Differences such as the removal of the END clause along with its printa() statements were already explained in the previous entry; I won't repeat them here. The unwrapped program is now ready for display in Chime:

/opt/OSOL0chime/bin/chime -c 'date' -s procsystime.d -xdefaultargs \\
-h "System Call, Count, Elapsed Time, CPU Time" -t "Process System Call Time"

The above command generates a draft display (I could have omitted the -h and -t options for this first cut). The most important part of the command to note here is the -xdefaultargs option. This sets the "defaultargs" DTrace compile-time option, which tells DTrace to use zero (0) or empty string ("") as the value for unspecified macro args. Since PID, NAME, and COMMAND are mutually exclusive, we need to leave all but one unspecified. Without -xdefaultargs, that would fail with the following error:

failed to compile script /opt/OSOL0chime/displays/new/procsystime.d: line 44: macro argument $$1 is not defined

Specifying Macro Arguments

Chime reads the macro variables in your program and generates a dialog to prompt for the argument values:



You can specify labels for the macro variables using the -M option, potentially sparing people the effort of inspecting your program to decide what kind of values are expected:

/opt/OSOL0chime/bin/chime -c 'date' -s procsystime.d -xdefaultargs \\
-h "System Call, Count, Elapsed Time, CPU Time" -t "Process System Call Time" \\
-M "Process Name, Process ID"



To enforce the mutual exclusivity of these options, surround the macro argument labels after -M with square brackets:

/opt/OSOL0chime/bin/chime -c 'date' -s procsystime.d -xdefaultargs \\
-h "System Call, Count, Elapsed Time, CPU Time" -t "Process System Call Time" \\
-M "[Process Name, Process ID, \\$target]"

In order to group all three options, it is necessary to include the special string "$target" (escaping the dollar-sign), which indicates the order of the Target Process field relative to the named macro arguments. If the $target variable appears in your DTrace program, and you omit "$target" after -M, the Target Process appears first by default. The above command instead places it last (just for demonstration purposes):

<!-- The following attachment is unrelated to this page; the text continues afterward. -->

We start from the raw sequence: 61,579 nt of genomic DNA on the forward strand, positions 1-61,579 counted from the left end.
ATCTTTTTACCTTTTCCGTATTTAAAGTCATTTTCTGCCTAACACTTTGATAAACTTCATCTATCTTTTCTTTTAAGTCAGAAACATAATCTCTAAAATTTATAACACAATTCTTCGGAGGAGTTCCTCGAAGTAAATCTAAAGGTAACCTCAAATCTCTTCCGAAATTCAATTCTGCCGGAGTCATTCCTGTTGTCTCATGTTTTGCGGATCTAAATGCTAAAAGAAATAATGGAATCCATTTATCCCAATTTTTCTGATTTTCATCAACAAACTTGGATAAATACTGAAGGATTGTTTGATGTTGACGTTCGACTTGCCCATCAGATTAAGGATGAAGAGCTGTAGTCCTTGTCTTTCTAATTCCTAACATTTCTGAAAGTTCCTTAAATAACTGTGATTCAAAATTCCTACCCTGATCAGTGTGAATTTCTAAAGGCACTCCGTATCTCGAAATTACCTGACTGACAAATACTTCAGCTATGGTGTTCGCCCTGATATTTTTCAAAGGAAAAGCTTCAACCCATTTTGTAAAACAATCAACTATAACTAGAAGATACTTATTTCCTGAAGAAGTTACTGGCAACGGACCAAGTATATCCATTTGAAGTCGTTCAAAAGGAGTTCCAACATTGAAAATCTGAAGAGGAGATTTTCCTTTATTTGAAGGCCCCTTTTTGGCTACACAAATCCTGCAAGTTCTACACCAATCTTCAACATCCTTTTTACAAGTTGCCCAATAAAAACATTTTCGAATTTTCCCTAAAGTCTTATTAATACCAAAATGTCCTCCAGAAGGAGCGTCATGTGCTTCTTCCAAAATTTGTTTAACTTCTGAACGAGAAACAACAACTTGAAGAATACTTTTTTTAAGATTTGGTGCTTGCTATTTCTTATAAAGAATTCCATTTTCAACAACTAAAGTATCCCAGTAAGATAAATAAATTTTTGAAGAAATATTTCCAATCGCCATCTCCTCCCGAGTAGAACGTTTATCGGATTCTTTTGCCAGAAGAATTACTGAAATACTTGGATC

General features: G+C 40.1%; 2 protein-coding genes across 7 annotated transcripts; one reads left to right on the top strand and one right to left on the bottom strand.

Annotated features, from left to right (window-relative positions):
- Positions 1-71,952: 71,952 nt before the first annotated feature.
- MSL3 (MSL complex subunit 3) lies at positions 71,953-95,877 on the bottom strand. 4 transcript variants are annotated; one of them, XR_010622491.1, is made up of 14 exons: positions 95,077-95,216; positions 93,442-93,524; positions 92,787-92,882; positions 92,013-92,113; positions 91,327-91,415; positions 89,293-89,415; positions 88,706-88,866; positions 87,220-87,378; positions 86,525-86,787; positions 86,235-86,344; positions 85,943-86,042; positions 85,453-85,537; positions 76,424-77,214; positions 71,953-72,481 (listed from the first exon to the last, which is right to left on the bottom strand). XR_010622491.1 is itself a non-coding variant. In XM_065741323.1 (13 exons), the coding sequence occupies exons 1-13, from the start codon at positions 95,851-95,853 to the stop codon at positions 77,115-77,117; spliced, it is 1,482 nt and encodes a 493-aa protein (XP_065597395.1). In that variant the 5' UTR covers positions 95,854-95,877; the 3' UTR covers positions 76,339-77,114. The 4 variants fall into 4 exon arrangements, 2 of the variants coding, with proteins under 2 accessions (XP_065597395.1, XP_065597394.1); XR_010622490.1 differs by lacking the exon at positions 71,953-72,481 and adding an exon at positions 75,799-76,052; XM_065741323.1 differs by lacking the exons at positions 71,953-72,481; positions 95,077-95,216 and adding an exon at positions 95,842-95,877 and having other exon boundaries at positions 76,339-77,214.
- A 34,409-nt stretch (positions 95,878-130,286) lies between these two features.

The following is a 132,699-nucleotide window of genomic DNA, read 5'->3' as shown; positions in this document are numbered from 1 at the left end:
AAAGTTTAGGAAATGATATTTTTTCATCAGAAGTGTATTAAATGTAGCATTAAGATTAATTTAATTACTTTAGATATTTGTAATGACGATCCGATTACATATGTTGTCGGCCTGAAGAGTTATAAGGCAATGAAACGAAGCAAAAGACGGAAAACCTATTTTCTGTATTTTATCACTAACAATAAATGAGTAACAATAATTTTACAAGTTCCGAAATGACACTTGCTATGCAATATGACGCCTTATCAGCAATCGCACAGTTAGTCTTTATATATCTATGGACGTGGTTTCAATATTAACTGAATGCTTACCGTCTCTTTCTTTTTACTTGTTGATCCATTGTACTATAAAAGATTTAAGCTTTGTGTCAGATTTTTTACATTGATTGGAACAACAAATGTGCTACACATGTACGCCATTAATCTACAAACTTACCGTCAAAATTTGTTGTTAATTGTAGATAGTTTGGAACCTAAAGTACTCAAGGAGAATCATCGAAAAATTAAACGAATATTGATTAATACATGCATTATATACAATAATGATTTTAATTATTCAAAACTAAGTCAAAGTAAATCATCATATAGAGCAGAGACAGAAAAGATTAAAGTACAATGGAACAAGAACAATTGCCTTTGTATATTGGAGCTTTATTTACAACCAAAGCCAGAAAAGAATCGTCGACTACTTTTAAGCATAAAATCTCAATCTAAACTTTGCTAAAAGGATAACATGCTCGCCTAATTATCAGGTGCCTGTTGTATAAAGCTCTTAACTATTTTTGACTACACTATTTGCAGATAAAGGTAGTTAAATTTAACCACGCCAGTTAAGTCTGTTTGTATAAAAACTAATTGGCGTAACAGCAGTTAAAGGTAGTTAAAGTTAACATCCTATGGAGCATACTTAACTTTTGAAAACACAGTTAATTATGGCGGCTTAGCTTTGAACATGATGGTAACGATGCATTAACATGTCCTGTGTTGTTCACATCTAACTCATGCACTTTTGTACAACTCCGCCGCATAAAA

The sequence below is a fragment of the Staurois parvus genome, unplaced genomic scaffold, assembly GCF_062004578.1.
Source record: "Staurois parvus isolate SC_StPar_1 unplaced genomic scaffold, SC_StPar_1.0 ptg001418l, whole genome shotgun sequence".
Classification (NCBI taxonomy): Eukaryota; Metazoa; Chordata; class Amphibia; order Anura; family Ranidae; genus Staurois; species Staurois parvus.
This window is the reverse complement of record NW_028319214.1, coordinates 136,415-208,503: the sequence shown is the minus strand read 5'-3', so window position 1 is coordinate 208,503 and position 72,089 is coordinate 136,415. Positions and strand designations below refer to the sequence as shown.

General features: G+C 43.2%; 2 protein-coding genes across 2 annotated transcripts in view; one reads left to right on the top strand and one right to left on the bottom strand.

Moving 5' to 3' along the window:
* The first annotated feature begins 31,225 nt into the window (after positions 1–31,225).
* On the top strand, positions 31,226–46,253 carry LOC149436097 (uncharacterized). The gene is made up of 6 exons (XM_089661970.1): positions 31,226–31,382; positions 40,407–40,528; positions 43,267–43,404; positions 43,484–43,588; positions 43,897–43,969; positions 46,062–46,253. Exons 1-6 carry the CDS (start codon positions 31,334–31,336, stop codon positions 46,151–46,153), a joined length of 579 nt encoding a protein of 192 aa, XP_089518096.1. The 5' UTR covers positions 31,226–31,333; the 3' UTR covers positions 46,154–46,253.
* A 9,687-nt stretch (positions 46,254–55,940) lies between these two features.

Now it is only possible to specify one of the three options, as intended in the original procsystime script. The first field (in the order specified by -M) is selected initially. The remaining unselected fields are disabled.

It is possible to bracket multiple groups of argument labels after -M, resulting in multiple radio button groups. The first label in each group is selected by default. Without the square brackets, Chime will not generate radio buttons, allowing any or all of the arguments to be specified. (Macro argument grouping can also be done in Chime's display creation wizard.)

Without the -xdefaultargs option, Chime will require all options to be specified before enabling the OK button.

If the macro argument labels are not enough to make clear what is expected, a person can still inspect the DTrace program by clicking the View D Program button:



The procsystime Display

After selecting Target Process in the argument prompt and clicking OK (accepting the "date" value already specified with -c on the command line), the following display appears:



This is a rough first cut, with many opportunities for improvement:
  • Add a totals row (to satisfy the original -T option)
  • Link the ranges of the Elapsed Time and CPU Time columns so they are visually comparable
  • Add unit labels to the nanosecond time values
  • Use a different color for the Count column, to differentiate it from the time columns
  • Set the initial sort to Elapsed Time descending
  • Make the window a little wider
As with bitesize.d, we'll also want to accumulate values over time, rather than clearing them after each time interval. These changes are not yet supported from the command line, so we need to save what we've done so far by repeating the command with the -w option:

; /opt/OSOL0chime/bin/chime -c 'date' -s procsystime.d -xdefaultargs \\
-h "System Call, Count, Elapsed Time, CPU Time" -t "Process System Call Time" \\
-M "[Process Name, Process ID, \\$target]" -w
Wrote /opt/OSOL0chime/displays/new/process_system_call_time.xml
To run, enter "/opt/OSOL0chime/bin/chime -C /opt/OSOL0chime/displays/new/process_system_call_time.xml".

This writes the .xml display description that we can edit using Chime's display wizard. Both the previous entry and the New Display Wizard page give examples of how to make these kinds of changes, so I won't go through the steps here. Instead I'll skip to the final display after all the changes are finished:



I also took some text from the comments in the procsystime script to put in the Description pane when the new display is selected:




The description helps people understand what they're looking at and remains visible while the display is running as long as the new display is selected.

To try the procsystime display for yourself, add the following files to /opt/OSOL0chime/displays/new: Then run /opt/OSOL0chime/bin/chime without any options and select New Displays from the Trace Group pulldown. Finally, double-click Process System Call Time ... from the Traces list. Macro argument grouping (for mutually exclusive options) is a new feature in Chime version 1.4.20 (16 Jan 2007), so if you don't already have that version, you can download it here.